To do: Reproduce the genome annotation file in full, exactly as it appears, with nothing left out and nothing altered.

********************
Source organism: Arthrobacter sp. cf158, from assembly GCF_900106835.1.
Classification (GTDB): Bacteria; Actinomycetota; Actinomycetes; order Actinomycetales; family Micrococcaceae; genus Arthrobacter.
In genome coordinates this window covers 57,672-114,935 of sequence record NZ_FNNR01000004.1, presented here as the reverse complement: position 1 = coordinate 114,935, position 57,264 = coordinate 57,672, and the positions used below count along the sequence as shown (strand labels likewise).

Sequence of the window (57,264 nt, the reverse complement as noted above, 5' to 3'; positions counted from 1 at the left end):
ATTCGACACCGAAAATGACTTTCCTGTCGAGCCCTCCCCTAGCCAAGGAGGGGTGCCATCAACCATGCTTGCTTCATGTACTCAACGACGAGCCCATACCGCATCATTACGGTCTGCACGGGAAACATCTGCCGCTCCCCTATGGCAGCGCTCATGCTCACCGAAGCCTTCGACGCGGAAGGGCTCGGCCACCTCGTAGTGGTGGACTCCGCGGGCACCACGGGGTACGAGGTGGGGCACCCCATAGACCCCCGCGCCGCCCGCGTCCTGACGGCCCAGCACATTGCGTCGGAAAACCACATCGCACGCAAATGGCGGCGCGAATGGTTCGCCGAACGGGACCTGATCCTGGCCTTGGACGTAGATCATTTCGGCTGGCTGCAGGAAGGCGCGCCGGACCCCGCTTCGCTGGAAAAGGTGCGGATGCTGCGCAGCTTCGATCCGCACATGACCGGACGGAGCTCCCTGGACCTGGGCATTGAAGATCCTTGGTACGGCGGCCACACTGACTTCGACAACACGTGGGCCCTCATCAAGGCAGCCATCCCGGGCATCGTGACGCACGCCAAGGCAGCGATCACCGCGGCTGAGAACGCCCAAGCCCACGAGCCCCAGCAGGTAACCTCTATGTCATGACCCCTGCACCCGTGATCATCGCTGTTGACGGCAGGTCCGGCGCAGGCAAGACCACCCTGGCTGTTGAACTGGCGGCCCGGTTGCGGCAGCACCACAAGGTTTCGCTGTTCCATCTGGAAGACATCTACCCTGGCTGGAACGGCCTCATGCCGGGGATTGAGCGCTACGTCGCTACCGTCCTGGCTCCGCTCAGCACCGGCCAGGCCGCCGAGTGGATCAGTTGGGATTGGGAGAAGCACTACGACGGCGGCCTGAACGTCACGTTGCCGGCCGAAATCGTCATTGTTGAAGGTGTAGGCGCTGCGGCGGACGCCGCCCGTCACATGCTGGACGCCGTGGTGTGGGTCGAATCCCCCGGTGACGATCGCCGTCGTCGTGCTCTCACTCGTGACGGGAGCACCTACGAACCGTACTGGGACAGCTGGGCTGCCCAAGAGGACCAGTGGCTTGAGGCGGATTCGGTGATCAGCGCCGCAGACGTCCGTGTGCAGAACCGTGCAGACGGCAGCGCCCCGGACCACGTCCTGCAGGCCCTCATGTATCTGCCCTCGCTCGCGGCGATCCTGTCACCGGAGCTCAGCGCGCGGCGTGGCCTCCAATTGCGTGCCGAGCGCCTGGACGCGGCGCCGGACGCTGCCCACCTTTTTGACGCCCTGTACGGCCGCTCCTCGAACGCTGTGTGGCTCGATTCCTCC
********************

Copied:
Source organism: Arthrobacter sp. cf158, from assembly GCF_900106835.1.
Classification (GTDB): Bacteria; Actinomycetota; Actinomycetes; order Actinomycetales; family Micrococcaceae; genus Arthrobacter.
In genome coordinates this window covers 57,672-114,935 of sequence record NZ_FNNR01000004.1, presented here as the reverse complement: position 1 = coordinate 114,935, position 57,264 = coordinate 57,672, and the positions used below count along the sequence as shown (strand labels likewise).

Sequence of the window (57,264 nt, the reverse complement as noted above, 5' to 3'; positions counted from 1 at the left end):
ATTCGACACCGAAAATGACTTTCCTGTCGAGCCCTCCCCTAGCCAAGGAGGGGTGCCATCAACCATGCTTGCTTCATGTACTCAACGACGAGCCCATACCGCATCATTACGGTCTGCACGGGAAACATCTGCCGCTCCCCTATGGCAGCGCTCATGCTCACCGAAGCCTTCGACGCGGAAGGGCTCGGCCACCTCGTAGTGGTGGACTCCGCGGGCACCACGGGGTACGAGGTGGGGCACCCCATAGACCCCCGCGCCGCCCGCGTCCTGACGGCCCAGCACATTGCGTCGGAAAACCACATCGCACGCAAATGGCGGCGCGAATGGTTCGCCGAACGGGACCTGATCCTGGCCTTGGACGTAGATCATTTCGGCTGGCTGCAGGAAGGCGCGCCGGACCCCGCTTCGCTGGAAAAGGTGCGGATGCTGCGCAGCTTCGATCCGCACATGACCGGACGGAGCTCCCTGGACCTGGGCATTGAAGATCCTTGGTACGGCGGCCACACTGACTTCGACAACACGTGGGCCCTCATCAAGGCAGCCATCCCGGGCATCGTGACGCACGCCAAGGCAGCGATCACCGCGGCTGAGAACGCCCAAGCCCACGAGCCCCAGCAGGTAACCTCTATGTCATGACCCCTGCACCCGTGATCATCGCTGTTGACGGCAGGTCCGGCGCAGGCAAGACCACCCTGGCTGTTGAACTGGCGGCCCGGTTGCGGCAGCACCACAAGGTTTCGCTGTTCCATCTGGAAGACATCTACCCTGGCTGGAACGGCCTCATGCCGGGGATTGAGCGCTACGTCGCTACCGTCCTGGCTCCGCTCAGCACCGGCCAGGCCGCCGAGTGGATCAGTTGGGATTGGGAGAAGCACTACGACGGCGGCCTGAACGTCACGTTGCCGGCCGAAATCGTCATTGTTGAAGGTGTAGGCGCTGCGGCGGACGCCGCCCGTCACATGCTGGACGCCGTGGTGTGGGTCGAATCCCCCGGTGACGATCGCCGTCGTCGTGCTCTCACTCGTGACGGGAGCACCTACGAACCGTACTGGGACAGCTGGGCTGCCCAAGAGGACCAGTGGCTTGAGGCGGATTCGGTGATCAGCGCCGCAGACGTCCGTGTGCAGAACCGTGCAGACGGCAGCGCCCCGGACCACGTCCTGCAGGCCCTCATGTATCTGCCCTCGCTCGCGGCGATCCTGTCACCGGAGCTCAGCGCGCGGCGTGGCCTCCAATTGCGTGCCGAGCGCCTGGACGCGGCGCCGGACGCTGCCCACCTTTTTGACGCCCTGTACGGCCGCTCCTCGAACGCTGTGTGGCTCGATTCCTCC